An aerial view of the Keystone Pipeline spill in North Dakota, where an estimated 383,000 gallons of crude oil contaminated the site. The photo was shared with Indianz.Com by a resident of the Standing Rock Sioux Reservation who used a drone to take footage of the spill after it occurred in late October 2019.

KXL oil spill in North Dakota

PIERRE – As tribal representatives and members took part in South Dakota’s Keystone XL Pipeline hearings October 29-31, a large oil spill into a wetland in neighboring North Dakota underscored testimony here against permitting the use of public water for construction of the private infrastructure.

“Water that is contaminated by an oil leak or spill is damaging at best – and deadly at worst – to the health of people, livestock, wildlife, and fisheries,” said Dakota Rural Action in response to the 383,000-gallon (9,000-barrel) spill of tar-sands crude oil, or diluted bitumen.

The leaking dilbit, a toxic material, caused a shutdown of the Keystone I Pipeline after discovery of the damage October 30, which affected wetlands near Edinburg, 75 miles northwest of Grand Forks, according to the North Dakota Department of Environmental Quality.

Dakota Rural Action objects to permitting Keystone I’s sister KXL Pipeline, as do Mniwakan Nakicijinpi (Lone Eagle family youth pipeline fighters), the Yankton (Ihanktonwan), Rosebud, and Cheyenne River Sioux tribal governments, the Great Plains Tribal Water Alliance, and individuals from Montana, South Dakota and Nebraska.

TC Energy Corp., formerly named TransCanada Corp., seeks nearly 167 million gallons of water over a two-year period from the Cheyenne, White, and Bad rivers for use in building and testing the tar-sands crude oil line.

In addition, separate individual well owners are seeking two permits to divert flow from Inyan Kara and Hell’s Creek underground water tables in order to assure supply for six man-camps -- squatter settlements for the transient workers from elsewhere who would be hired to install the line.

The South Dakota Department of Environment and Natural Resources, DENR, has recommended the state Water Management Board approve all the water rights applications for surface and underground water requested for the hazardous materials pipeline.

TC Energy Corp. operates the Keystone I Pipeline from Canada to the Texas Gulf. It spilled dilbit more than a dozen times in 2011, the first year of operations.

“This most recent spill brings stark clarity to the fact that, despite lack of consideration by DENR staff in their recommended approval of these permits, the quantity of water available to downstream users is highly dependent on the quality of that water,” Dakota Rural Action said in a written statement.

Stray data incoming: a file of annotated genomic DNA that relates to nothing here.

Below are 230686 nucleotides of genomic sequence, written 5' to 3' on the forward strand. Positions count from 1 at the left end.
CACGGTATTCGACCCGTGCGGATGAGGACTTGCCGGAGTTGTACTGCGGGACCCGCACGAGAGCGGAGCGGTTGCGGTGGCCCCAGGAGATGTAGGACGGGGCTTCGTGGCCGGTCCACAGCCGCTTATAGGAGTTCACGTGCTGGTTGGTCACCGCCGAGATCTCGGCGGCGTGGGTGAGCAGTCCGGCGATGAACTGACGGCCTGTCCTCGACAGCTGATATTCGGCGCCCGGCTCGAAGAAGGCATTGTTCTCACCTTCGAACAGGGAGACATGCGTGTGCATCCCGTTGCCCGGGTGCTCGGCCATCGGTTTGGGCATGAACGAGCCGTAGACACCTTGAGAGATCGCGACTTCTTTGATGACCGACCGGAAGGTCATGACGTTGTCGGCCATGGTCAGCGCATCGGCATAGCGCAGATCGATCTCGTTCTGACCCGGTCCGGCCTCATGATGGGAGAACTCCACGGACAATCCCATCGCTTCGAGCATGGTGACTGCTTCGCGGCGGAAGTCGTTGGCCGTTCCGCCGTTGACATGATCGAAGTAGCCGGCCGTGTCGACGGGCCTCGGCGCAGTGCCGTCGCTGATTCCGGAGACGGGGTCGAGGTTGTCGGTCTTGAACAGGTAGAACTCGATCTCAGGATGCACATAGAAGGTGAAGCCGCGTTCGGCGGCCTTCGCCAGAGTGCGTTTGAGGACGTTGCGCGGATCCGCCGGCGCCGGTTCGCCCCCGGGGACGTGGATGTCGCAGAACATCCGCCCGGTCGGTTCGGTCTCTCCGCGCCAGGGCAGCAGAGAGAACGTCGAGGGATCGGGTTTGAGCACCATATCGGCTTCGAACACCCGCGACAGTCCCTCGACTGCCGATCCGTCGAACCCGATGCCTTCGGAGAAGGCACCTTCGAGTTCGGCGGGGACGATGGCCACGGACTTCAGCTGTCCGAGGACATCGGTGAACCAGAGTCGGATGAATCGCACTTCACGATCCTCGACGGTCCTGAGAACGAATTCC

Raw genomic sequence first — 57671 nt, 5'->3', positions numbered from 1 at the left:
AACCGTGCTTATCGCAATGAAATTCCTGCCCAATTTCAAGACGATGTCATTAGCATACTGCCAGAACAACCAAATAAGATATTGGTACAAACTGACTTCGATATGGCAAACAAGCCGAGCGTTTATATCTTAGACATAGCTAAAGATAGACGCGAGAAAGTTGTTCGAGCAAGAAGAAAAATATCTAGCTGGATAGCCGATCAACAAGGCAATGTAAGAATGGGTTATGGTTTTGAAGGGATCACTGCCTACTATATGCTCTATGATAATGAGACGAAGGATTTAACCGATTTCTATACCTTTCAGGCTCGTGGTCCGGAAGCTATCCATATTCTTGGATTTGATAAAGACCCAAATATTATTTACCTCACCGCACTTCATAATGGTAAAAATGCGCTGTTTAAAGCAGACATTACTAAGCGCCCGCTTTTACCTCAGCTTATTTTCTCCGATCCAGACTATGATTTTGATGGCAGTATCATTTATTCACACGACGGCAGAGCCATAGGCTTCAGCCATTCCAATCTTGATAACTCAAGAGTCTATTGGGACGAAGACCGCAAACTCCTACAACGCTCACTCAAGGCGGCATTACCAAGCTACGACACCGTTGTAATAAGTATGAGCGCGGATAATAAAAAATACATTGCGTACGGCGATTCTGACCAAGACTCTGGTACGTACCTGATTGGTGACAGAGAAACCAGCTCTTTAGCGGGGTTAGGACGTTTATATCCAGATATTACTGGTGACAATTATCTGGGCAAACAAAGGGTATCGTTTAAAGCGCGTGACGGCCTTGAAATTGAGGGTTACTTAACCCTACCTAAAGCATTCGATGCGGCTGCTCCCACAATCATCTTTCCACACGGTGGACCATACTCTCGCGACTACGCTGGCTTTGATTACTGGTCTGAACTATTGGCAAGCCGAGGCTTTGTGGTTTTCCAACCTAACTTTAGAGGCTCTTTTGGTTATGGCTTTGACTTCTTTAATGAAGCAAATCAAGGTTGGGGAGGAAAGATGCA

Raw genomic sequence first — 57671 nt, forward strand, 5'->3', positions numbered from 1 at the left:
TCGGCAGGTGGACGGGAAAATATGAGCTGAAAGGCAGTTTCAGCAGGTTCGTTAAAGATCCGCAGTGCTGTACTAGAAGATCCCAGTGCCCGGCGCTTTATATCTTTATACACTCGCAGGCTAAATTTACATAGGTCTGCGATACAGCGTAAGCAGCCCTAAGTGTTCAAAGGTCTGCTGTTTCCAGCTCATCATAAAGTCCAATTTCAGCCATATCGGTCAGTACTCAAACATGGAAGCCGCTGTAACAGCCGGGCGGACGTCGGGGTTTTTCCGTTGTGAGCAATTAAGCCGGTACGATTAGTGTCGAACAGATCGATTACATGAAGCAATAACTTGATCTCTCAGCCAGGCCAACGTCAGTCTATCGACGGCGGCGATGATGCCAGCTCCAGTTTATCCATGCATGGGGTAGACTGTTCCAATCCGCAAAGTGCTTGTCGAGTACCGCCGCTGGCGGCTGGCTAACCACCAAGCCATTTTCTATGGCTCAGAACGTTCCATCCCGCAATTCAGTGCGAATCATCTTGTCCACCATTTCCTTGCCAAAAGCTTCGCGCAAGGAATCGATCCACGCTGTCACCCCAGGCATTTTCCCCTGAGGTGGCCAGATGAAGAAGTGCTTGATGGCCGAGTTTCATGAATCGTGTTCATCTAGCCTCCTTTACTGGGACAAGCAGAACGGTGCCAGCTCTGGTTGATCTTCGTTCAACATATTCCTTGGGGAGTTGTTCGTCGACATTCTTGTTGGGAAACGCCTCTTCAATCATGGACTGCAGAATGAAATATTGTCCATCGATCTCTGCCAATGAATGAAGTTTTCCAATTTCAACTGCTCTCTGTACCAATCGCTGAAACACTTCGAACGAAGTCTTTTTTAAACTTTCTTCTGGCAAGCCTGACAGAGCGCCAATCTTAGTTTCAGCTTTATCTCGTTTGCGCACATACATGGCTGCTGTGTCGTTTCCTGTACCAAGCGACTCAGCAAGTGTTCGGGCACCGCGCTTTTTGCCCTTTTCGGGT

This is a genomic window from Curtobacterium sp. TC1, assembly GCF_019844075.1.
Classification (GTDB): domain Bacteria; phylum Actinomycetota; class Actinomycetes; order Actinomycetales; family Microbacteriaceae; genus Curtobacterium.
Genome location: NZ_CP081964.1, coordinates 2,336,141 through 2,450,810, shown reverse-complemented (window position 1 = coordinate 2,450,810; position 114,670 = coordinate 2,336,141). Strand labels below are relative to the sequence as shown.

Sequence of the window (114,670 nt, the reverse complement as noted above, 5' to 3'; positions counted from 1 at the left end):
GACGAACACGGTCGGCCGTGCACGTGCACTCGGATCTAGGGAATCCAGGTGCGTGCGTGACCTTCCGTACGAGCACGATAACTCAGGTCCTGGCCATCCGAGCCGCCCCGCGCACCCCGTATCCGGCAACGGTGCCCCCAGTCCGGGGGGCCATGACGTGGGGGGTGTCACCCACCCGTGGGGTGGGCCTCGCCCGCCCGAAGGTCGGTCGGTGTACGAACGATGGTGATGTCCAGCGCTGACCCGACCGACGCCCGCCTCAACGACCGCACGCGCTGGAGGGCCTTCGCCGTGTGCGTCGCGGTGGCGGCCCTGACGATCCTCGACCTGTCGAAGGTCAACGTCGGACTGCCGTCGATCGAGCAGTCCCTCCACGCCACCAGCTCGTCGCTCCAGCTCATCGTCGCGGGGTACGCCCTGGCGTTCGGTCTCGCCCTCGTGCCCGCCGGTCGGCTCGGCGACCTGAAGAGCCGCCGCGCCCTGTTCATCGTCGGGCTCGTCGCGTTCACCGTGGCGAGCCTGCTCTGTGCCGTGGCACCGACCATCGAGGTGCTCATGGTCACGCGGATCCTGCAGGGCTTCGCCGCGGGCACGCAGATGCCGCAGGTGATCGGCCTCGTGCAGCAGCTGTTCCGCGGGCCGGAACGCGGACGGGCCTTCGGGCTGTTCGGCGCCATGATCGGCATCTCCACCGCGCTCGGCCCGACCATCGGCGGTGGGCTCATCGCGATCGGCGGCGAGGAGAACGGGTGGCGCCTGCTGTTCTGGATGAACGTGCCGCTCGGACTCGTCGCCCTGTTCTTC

Ihanktonwan Tribal Historic Preservation Officer Kip Spotted Eagle testified against surface water permits for KXL construction, because “the river is a traditional cultural property.”

In Billings, Montana, on October 29, pipeline fighters rallied in freezing 10-degree weather outside the venue of a U.S. State Department meeting about the latest Draft Supplemental Environmental Impact Statement (DSEIS) for the project.

The rally, filled with participants carrying “Protect Our Water” and “No KXL” signs, afforded speakers public exposure denied by the meeting format. Rally goers traveled on icy roads from across Lakota Territory.

The DSEIS is crucial to the future of the Keystone XL Pipeline, since its finalization will influence permitting decisions from the Bureau of Land Management and the Army Corps of Engineers on a proposed Missouri River crossing of the pipeline.

The proposed site of the pipeline crossing is below the spillway of the Ft. Peck Dam, which releases water at up to 65,000 cubic feet per second, creating potential for “scour erosion” of the riverbed that could lead in turn to exposure of the buried infrastructure, making it “highly susceptible to leaks,” the Western Organization of Resource Councils said in a media advisory.

“I can tell you without a doubt that the Keystone XL Pipeline poses a direct threat to our water system,” said Bill Whitehead, chair of the Assiniboine and Sioux Rural Water Supply System on the Ft. Peck Indian Reservation.

“The site where the KXL Pipeline would cross the Missouri River is directly upstream from the intake for our drinking water. This provides water not only to all of Fort Peck, but also to communities further east of us. As many as 30,000 people could have their drinking water affected by a pipeline spill,” Whitehead said.

“We also have water intakes downstream from the proposed pipeline crossing that serve our irrigation system,” he said. “This irrigation system is part of a 100-year agreement with the U.S. government. We depend on this water to grow our food and take care of livestock. Our very existence is dependent on this water.”

Adding his opinion was Sen. Frank Smith of Poplar, Montana on the Ft. Peck Indian Reservation. “We know from history that the question is not if a pipeline spills but when,” he said. “This tar sands oil is dangerous stuff that is impossible to clean up when it leaks,” he added.

“Our water system will be destroyed by a KXL spill,” he predicted. “We refuse to sacrifice our water for the sake of a Canadian oil company.”

The South Dakota Water Management Board set another permit hearing for December 17-19.

The State Department is accepting public comments until November 18 on the new Draft Supplemental Environmental Impact Statement (DSEIS) for TC's proposed Keystone XL pipeline project.


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